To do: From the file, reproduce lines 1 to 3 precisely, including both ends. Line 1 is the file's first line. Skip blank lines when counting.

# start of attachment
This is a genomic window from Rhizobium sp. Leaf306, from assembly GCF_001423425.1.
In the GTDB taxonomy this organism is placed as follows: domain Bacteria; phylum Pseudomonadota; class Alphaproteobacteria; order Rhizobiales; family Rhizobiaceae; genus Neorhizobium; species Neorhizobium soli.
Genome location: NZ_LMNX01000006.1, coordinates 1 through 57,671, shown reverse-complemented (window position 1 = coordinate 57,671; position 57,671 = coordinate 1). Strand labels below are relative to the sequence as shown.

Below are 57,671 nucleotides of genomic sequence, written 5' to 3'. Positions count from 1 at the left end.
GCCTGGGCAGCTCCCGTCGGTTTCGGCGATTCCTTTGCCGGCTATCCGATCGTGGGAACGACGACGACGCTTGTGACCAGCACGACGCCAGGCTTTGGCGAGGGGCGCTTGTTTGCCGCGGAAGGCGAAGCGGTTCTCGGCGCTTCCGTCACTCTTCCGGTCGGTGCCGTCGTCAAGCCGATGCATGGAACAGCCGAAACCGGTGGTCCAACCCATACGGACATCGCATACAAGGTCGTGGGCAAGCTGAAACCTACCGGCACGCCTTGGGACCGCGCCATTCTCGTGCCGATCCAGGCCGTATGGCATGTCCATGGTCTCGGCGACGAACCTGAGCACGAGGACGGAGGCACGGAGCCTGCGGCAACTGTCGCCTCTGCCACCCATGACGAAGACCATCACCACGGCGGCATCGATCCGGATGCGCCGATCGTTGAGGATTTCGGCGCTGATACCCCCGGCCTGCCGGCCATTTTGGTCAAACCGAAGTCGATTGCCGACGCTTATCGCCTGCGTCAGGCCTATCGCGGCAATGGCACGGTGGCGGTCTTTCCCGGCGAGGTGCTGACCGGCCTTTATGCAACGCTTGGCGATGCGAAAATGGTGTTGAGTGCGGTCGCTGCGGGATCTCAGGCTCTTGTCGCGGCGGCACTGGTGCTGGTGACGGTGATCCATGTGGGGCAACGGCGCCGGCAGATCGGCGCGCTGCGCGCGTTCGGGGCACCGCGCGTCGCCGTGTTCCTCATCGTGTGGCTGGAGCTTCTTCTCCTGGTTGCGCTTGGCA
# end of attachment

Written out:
This is a genomic window from Rhizobium sp. Leaf306, from assembly GCF_001423425.1.
In the GTDB taxonomy this organism is placed as follows: domain Bacteria; phylum Pseudomonadota; class Alphaproteobacteria; order Rhizobiales; family Rhizobiaceae; genus Neorhizobium; species Neorhizobium soli.
Genome location: NZ_LMNX01000006.1, coordinates 1 through 57,671, shown reverse-complemented (window position 1 = coordinate 57,671; position 57,671 = coordinate 1). Strand labels below are relative to the sequence as shown.